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The European Trade in Stained Glass, with Special Reference to the Trade between the Rhineland and the United Kingdom 1794-1835

Martin, Peter Laurence (2012) The European Trade in Stained Glass, with Special Reference to the Trade between the Rhineland and the United Kingdom 1794-1835. MPhil thesis, University of York.

Available under License Creative Commons Attribution-Noncommercial-No Derivative Works 2.0 UK: England & Wales.

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The study is set against a period of cultural and political change in Continental Europe and the United Kingdom at the beginning of the nineteenth century. As a result of the Concordat between Napoleon and Pope Pius VII signed on the 15 July 1801, the Pope agreed that he and his successors would take no action against the buyers of church property. In this way the secularising of church property, firstly in France and later in other countries, was legalised. The wholesale redistribution began during the Peace of Amiens in 1802, one of the “Goods” on offer being stained glass. The United Kingdom was the primary beneficiary of this redistribution with its emerging interest in historical objects, firstly antiquarian, then commercial and later intellectual. Because of the extent of the trade in stained glass in this period the study concentrates on the trade between the Rhineland and the United Kingdom, with the focus being between 1815-1835, when a new constellation of buyers, sellers and installers of Rhenish stained glass appeared. The function of the appendices is twofold: firstly to remove detailed but relevant data from the main text so as not to obscure the main argument and secondly to provide the reader with data not strictly within the parameters of the thesis. The analysis of the available and newly discovered data takes three approaches to acquisition and installation and is presented in three case studies. Firstly the activities of the Regency Contractor architects, highlighting Sir Jeffry Wyatville and William Wilkins who were responsible for the most significant Rhenish stained glass installations in this period. The second analyses Edward Spenser Curling (1771-1850) whose newly discovered diary (by the author) of his activities between 1827-36, sheds new light on the detailed mechanics of the stained glass trade of this period and the networks existing in Cologne and the United Kingdom. The discovery of this diary proves that Curling acquired all the Altenberg and St Apern stained glass panels presently in the United Kingdom. The third study analyses a number of facets that influenced the trade in the United Kingdom, particularly the activities of the stained glass painters Betton and Evans.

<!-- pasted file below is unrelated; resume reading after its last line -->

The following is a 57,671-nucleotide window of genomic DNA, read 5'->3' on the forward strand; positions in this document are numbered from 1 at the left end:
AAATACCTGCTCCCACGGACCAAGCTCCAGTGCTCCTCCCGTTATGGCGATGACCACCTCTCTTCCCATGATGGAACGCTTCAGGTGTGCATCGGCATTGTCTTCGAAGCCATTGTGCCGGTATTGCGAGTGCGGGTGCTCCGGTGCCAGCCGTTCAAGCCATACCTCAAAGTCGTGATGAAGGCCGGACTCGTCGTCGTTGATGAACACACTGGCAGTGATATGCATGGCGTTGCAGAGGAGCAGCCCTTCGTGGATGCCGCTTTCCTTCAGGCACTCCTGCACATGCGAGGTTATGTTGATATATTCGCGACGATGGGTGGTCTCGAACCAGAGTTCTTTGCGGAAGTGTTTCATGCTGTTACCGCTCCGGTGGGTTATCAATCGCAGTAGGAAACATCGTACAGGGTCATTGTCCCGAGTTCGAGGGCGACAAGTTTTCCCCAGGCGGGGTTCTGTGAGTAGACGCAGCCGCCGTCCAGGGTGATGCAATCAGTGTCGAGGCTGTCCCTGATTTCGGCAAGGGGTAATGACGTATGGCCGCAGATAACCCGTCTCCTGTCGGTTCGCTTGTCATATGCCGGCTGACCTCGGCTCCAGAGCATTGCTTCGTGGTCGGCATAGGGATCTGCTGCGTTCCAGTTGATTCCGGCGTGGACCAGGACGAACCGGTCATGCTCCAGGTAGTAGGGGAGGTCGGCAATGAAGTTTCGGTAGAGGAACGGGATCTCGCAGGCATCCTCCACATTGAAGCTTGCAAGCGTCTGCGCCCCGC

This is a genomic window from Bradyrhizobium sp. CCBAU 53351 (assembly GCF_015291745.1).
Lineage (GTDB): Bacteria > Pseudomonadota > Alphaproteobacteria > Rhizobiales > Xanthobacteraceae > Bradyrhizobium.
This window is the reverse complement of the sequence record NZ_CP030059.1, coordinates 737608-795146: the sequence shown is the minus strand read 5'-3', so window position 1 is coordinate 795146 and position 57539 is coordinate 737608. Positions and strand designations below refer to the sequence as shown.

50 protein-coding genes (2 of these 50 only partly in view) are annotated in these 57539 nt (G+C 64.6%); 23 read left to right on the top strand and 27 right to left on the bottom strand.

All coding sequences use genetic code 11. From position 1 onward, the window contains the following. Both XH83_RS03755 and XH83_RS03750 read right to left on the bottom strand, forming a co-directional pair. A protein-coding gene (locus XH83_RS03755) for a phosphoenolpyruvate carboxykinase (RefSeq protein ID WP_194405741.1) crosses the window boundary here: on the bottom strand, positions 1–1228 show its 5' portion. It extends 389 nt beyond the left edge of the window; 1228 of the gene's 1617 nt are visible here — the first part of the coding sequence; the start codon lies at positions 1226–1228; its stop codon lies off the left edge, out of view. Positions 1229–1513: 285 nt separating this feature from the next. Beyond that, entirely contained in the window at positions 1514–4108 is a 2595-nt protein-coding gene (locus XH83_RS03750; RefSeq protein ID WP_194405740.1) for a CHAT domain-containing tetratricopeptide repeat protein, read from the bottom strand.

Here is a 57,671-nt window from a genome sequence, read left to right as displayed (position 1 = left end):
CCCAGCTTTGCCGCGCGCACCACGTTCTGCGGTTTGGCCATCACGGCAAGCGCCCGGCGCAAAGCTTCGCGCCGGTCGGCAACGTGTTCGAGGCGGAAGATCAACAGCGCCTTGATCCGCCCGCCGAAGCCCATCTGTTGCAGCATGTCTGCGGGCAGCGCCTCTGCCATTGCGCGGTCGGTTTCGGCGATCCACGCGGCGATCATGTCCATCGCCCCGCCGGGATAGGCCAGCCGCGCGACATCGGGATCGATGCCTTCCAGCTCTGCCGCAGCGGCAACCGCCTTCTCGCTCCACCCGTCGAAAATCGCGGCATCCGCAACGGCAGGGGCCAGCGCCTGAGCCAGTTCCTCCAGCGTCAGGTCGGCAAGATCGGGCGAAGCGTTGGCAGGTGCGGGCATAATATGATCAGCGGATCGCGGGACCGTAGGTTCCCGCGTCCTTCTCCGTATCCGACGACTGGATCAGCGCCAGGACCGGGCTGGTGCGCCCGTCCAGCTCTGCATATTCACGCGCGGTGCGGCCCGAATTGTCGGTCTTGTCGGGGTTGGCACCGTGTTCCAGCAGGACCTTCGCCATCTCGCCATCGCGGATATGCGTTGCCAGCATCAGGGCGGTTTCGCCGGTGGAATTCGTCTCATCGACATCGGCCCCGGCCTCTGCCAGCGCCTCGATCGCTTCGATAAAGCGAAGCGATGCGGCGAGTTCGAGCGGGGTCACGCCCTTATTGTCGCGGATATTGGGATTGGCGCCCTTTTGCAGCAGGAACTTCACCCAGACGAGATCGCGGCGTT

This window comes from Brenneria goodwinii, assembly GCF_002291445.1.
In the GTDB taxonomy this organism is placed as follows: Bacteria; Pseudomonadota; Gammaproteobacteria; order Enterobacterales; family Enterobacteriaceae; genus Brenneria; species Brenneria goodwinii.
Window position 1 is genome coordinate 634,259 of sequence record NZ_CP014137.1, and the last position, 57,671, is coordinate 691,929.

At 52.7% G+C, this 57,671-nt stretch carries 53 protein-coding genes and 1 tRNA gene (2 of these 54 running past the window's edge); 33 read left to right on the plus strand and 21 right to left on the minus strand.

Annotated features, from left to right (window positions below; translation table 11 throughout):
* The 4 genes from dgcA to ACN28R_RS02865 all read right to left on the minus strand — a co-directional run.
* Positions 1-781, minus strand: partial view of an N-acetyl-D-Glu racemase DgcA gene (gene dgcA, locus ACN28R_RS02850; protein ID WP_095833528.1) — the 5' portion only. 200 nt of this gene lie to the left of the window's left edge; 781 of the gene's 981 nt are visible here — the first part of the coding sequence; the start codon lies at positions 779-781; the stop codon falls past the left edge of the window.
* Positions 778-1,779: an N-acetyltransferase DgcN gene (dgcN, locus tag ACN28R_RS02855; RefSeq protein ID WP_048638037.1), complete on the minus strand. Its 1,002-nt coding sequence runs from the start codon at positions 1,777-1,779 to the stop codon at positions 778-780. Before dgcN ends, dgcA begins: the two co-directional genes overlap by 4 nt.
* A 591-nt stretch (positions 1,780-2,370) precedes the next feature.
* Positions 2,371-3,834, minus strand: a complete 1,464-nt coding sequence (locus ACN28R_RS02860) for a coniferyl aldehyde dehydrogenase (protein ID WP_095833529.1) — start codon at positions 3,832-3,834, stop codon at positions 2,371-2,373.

Item Type: Thesis (MPhil)
Academic Units: The University of York > History of Art (York)
Depositing User: Mr Peter Laurence Martin
Date Deposited: 08 May 2013 13:59
Last Modified: 08 Aug 2013 08:51
URI: http://etheses.whiterose.ac.uk/id/eprint/3269

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